Viewing rjuddharrison's Garden Diary: Using Lava Sand in Soil
Wednesday, March 29, 2006
Lava sand/soil/clay uses and applicationLava soil first came to my attention last year in the brug forum, location
The discussion was focused on the fertilizer number that worked best on brugs, and evolved to soil composition. The contribution from a member in Europe indicated that Lava soil was used in potted brugs. Hawiita is brand name- The description is:
HAWITA Flor pot plant soil is a ready-mixed substate blend with added lava, high-grade humus, quality compost and buffering clay. While providing balanced water management, the large proportion of highly-absorbent volcanic clay makes this soil a very safe choice for cultivation...
Since nothing similar has been located in the U.S.- I am attempting to make my own. I have been able to locate Lava Sand, which is a red dense sand. Squeezed, it becomes clay like. I have selected this sand from the makers of GreenSense, also the companies name. As described by HAWITA, the composition of the lava traps water which facilitates a greater absorbtion rate of nutrients by the plants roots. . Normal watering of potted plants tends to wash through the pot too quickly taking nutrients with it. I hope to collect data from other members using pumice, or other volcanic matter and posting it here. For now these observations are for Lava Sand. Keep in mind that locations, elevation, and humidity may render differences to my observations.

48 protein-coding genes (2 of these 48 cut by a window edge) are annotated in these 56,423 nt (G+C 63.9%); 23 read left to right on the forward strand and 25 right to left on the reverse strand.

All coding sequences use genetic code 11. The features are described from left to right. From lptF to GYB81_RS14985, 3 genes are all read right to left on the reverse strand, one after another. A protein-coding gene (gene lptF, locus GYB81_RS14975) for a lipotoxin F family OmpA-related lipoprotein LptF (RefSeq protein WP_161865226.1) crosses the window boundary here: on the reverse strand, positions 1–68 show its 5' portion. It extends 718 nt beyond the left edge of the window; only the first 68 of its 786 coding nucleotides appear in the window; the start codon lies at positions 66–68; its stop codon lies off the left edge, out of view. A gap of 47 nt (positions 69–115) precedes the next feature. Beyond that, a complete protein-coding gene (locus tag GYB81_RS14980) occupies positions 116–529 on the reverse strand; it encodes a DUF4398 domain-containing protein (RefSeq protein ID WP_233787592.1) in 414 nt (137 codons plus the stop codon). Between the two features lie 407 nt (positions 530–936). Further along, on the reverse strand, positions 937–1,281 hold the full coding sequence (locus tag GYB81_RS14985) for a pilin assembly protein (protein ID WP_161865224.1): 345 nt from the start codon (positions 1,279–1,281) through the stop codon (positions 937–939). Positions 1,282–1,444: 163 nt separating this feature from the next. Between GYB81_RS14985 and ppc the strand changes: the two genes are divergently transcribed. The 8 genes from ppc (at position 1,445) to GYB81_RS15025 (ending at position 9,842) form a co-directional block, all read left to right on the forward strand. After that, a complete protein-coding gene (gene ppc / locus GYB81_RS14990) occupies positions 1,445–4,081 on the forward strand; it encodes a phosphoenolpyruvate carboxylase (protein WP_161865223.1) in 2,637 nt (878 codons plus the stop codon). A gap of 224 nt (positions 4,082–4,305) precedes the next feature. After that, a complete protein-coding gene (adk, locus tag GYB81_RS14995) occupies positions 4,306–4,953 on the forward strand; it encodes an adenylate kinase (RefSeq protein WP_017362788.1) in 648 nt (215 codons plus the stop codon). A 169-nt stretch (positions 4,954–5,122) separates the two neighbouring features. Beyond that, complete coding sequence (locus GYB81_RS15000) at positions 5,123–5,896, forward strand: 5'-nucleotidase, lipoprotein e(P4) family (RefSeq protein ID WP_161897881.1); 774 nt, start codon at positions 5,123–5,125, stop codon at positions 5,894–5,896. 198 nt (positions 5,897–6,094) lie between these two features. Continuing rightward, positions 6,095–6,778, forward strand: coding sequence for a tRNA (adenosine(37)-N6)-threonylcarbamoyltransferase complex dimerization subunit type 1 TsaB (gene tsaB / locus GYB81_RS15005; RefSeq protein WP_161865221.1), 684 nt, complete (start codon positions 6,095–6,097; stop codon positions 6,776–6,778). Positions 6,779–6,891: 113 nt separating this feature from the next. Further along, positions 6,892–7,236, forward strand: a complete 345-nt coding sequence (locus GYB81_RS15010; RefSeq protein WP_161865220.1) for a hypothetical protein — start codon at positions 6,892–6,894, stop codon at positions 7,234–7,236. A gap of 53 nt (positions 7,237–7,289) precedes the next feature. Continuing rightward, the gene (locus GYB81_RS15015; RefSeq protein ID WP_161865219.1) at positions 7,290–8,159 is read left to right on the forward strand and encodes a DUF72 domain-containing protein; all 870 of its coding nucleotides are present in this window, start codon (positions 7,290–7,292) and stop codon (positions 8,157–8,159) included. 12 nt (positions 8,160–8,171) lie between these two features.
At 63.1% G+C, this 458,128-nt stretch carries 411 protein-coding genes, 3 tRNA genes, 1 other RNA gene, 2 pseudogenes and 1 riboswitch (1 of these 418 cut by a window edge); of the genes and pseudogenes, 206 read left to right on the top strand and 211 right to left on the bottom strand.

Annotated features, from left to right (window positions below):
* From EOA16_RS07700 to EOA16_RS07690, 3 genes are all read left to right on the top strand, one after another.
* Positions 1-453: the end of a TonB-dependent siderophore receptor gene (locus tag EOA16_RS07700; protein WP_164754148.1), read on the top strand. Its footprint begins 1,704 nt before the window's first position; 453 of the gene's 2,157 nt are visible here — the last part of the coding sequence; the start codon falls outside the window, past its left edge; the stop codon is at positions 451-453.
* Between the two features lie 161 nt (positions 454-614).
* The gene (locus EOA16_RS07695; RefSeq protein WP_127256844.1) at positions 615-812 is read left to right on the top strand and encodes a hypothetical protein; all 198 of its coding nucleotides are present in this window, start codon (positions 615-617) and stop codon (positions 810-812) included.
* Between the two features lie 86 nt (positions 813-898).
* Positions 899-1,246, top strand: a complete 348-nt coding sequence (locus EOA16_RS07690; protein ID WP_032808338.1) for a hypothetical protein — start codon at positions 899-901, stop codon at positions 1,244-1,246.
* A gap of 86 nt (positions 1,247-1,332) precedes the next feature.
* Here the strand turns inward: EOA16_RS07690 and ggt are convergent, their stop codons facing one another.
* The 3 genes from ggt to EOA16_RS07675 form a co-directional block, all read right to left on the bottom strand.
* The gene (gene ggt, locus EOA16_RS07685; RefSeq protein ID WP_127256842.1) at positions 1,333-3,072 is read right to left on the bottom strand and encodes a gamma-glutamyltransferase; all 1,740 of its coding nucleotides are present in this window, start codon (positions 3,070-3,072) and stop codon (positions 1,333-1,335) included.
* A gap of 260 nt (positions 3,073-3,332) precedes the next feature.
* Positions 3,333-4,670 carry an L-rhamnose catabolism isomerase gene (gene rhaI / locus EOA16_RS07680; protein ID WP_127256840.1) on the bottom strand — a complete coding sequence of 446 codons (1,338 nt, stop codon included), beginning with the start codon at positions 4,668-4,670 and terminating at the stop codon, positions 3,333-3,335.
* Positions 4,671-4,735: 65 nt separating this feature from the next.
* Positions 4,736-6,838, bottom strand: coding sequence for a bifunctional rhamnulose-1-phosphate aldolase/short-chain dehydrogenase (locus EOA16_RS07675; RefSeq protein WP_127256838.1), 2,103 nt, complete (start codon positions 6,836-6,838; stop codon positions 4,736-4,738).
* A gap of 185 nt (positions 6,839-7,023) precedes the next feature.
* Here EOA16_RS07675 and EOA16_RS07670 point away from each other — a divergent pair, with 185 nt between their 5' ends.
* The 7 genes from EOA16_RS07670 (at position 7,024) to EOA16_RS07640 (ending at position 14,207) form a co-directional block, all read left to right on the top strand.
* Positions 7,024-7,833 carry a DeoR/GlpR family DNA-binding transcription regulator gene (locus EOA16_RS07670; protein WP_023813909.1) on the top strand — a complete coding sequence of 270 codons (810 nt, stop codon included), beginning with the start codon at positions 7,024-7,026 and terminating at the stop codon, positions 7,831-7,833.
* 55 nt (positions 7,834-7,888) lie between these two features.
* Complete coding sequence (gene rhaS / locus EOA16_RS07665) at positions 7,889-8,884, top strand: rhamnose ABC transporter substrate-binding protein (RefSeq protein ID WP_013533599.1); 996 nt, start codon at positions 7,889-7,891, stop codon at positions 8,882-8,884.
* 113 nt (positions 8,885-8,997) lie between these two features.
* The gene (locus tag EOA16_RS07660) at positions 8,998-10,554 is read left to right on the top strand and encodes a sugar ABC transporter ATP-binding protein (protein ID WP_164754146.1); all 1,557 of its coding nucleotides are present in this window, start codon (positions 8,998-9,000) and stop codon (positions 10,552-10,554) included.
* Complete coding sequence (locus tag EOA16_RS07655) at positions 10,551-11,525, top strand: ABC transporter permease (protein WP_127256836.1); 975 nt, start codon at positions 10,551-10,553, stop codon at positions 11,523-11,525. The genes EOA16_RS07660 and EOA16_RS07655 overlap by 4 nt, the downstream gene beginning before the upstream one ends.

It should be noted that the single most important observation I have made using Lava sand so far is temperature. When the temperature is 70 and under, a less amount of the lava mixture is recommended. This is because it changes the drainage ability of the lava, and keeps the water trapped longer which could be detrimental to the root system. I am still observing the effects higher temperatures have on this particular brand I am using. I have observed the lava soil drying quicker above -70 degrees, and drying completely in small pots (8-10 inch) above 80 degrees. It seems plausible that the lava sand or particles I am using absorbs heat faster than soil, in turn drying out the soil at a certain temperature range. This seems to be the range of degrees that the lava sands performance would be optimal- transferring nutrients and moisture to the plants roots system at a rate that is better suited to the plants ability of absorbtion, simultaneously meeting the drainage needs of the plant. These observations seem to be in tandem with many tropical enviornments composed of volcanic matter. - Warm average temperatures + plentious mositure + volcanic minerals and organic matter + good drainage, = Jungles.